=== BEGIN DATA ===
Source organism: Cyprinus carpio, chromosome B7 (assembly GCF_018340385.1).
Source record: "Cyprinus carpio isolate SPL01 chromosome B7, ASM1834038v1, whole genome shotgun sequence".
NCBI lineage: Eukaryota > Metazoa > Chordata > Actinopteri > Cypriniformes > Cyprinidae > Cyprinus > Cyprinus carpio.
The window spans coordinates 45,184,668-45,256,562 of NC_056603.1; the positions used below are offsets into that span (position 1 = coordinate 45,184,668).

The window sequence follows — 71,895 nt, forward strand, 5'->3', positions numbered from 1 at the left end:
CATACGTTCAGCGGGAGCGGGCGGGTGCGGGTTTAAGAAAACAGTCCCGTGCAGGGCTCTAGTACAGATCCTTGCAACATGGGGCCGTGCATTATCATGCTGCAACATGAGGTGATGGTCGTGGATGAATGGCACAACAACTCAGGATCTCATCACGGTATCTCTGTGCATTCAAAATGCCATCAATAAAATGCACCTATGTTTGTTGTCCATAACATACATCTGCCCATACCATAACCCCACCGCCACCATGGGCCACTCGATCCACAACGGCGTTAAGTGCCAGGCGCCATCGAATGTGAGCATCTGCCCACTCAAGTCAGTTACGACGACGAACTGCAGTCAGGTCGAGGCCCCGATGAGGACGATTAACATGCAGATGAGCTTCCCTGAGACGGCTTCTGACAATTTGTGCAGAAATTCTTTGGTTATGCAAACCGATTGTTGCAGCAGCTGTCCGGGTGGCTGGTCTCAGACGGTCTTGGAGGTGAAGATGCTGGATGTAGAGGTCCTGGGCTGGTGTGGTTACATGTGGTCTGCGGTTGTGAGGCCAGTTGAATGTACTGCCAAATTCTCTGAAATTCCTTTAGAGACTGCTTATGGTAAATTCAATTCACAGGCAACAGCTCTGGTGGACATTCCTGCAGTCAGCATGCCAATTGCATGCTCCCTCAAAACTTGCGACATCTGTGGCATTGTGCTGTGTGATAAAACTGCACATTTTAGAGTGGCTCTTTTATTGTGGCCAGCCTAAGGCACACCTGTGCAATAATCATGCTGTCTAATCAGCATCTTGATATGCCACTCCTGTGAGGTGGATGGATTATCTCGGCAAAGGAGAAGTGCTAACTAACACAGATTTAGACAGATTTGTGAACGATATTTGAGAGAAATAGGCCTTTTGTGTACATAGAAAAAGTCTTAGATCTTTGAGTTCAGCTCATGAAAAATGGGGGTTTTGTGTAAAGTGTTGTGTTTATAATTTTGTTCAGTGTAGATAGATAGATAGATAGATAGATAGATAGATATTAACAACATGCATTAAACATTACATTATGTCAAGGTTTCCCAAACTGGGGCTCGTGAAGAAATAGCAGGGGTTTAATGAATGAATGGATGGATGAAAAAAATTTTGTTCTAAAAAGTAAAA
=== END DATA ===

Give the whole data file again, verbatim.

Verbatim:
Source organism: Cyprinus carpio, chromosome B7 (assembly GCF_018340385.1).
Source record: "Cyprinus carpio isolate SPL01 chromosome B7, ASM1834038v1, whole genome shotgun sequence".
NCBI lineage: Eukaryota > Metazoa > Chordata > Actinopteri > Cypriniformes > Cyprinidae > Cyprinus > Cyprinus carpio.
The window spans coordinates 45,184,668-45,256,562 of NC_056603.1; the positions used below are offsets into that span (position 1 = coordinate 45,184,668).

The window sequence follows — 71,895 nt, forward strand, 5'->3', positions numbered from 1 at the left end:
CATACGTTCAGCGGGAGCGGGCGGGTGCGGGTTTAAGAAAACAGTCCCGTGCAGGGCTCTAGTACAGATCCTTGCAACATGGGGCCGTGCATTATCATGCTGCAACATGAGGTGATGGTCGTGGATGAATGGCACAACAACTCAGGATCTCATCACGGTATCTCTGTGCATTCAAAATGCCATCAATAAAATGCACCTATGTTTGTTGTCCATAACATACATCTGCCCATACCATAACCCCACCGCCACCATGGGCCACTCGATCCACAACGGCGTTAAGTGCCAGGCGCCATCGAATGTGAGCATCTGCCCACTCAAGTCAGTTACGACGACGAACTGCAGTCAGGTCGAGGCCCCGATGAGGACGATTAACATGCAGATGAGCTTCCCTGAGACGGCTTCTGACAATTTGTGCAGAAATTCTTTGGTTATGCAAACCGATTGTTGCAGCAGCTGTCCGGGTGGCTGGTCTCAGACGGTCTTGGAGGTGAAGATGCTGGATGTAGAGGTCCTGGGCTGGTGTGGTTACATGTGGTCTGCGGTTGTGAGGCCAGTTGAATGTACTGCCAAATTCTCTGAAATTCCTTTAGAGACTGCTTATGGTAAATTCAATTCACAGGCAACAGCTCTGGTGGACATTCCTGCAGTCAGCATGCCAATTGCATGCTCCCTCAAAACTTGCGACATCTGTGGCATTGTGCTGTGTGATAAAACTGCACATTTTAGAGTGGCTCTTTTATTGTGGCCAGCCTAAGGCACACCTGTGCAATAATCATGCTGTCTAATCAGCATCTTGATATGCCACTCCTGTGAGGTGGATGGATTATCTCGGCAAAGGAGAAGTGCTAACTAACACAGATTTAGACAGATTTGTGAACGATATTTGAGAGAAATAGGCCTTTTGTGTACATAGAAAAAGTCTTAGATCTTTGAGTTCAGCTCATGAAAAATGGGGGTTTTGTGTAAAGTGTTGTGTTTATAATTTTGTTCAGTGTAGATAGATAGATAGATAGATAGATAGATAGATATTAACAACATGCATTAAACATTACATTATGTCAAGGTTTCCCAAACTGGGGCTCGTGAAGAAATAGCAGGGGTTTAATGAATGAATGGATGGATGAAAAAAATTTTGTTCTAAAAAGTAAAA